Safety screens are used in many chemistry and physics lessons to protect pupils and teachers from being struck by debris or objects from demonstrations.
Most nowadays are made from polycarbonate, the same material used to make police riot shields.
Only screens that are sold as 'safety screens' should be used for this purpose as some other types of transparent plastics may shatter or crack if struck. Even purpose made polycarbonate screens are prone to getting scratched through use which may affect the ability to see what is going on through them.
Never clean the screen with any abrasive chemicals or scourer, just use soapy water and a soft cloth if grimy.
Many practical demonstrations will insist on using a safety screen and/or safety glasses. If demonstrating using a safety screen make sure the audience AND you are protected adequately. Follow safety guidance thoroughly and seek advice from CLEAPSS, the ASE or the SSERC if in any doubt.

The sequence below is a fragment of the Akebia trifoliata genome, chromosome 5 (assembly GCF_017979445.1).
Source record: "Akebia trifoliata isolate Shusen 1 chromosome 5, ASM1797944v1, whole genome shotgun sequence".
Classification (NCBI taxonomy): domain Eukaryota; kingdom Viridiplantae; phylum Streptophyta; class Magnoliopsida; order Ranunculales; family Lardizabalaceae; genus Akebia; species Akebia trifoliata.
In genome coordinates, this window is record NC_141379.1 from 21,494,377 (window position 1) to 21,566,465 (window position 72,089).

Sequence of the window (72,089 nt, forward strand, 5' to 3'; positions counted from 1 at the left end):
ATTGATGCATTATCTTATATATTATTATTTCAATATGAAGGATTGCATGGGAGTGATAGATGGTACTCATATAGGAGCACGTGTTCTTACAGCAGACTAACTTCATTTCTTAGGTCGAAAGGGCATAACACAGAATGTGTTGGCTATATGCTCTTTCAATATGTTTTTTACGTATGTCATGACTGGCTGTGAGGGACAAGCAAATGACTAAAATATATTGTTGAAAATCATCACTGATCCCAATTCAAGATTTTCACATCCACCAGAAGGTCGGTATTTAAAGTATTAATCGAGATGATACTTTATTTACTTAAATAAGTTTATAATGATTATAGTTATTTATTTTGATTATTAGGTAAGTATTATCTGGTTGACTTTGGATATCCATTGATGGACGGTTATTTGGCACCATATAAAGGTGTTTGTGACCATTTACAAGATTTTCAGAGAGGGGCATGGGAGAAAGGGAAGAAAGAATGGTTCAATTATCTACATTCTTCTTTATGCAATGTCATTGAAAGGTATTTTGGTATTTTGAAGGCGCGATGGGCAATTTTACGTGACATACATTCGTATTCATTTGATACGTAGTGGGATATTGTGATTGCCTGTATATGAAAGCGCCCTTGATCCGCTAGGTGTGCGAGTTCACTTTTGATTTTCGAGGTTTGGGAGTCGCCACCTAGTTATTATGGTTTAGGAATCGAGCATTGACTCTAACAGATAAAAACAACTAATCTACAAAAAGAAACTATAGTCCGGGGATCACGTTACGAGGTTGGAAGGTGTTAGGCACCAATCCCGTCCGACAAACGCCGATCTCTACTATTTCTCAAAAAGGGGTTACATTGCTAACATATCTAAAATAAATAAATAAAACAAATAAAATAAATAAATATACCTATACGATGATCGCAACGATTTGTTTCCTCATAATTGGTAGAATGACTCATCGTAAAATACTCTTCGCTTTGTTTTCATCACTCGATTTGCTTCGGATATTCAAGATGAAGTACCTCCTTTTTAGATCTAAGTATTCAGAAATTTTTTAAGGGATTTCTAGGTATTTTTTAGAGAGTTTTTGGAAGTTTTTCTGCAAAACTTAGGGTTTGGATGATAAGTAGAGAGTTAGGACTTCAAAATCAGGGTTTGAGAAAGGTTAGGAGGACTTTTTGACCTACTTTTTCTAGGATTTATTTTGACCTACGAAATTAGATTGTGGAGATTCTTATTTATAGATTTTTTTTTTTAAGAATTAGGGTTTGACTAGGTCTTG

Two types are pictured here, the first (see Fig 1) shows a bent screen which is fixed in position. These should be used in conjunction with clamps (see Fig 2) which hold the screen firmly in place ensuring that it does not fall over during use. The second type (see Fig 3) shows a screen with hinges. Each side base incorporates a heavy stand which acts as a supporting foot. These have the added advantage that you can set them up to bend around the equipment that is being demonstrated instead of using a flat screen in front.
Whichever screen you use, make sure it is not set up too close to the equipment especially if the equipment is hot or involved hot objects. This may fog or permanently warp the screen.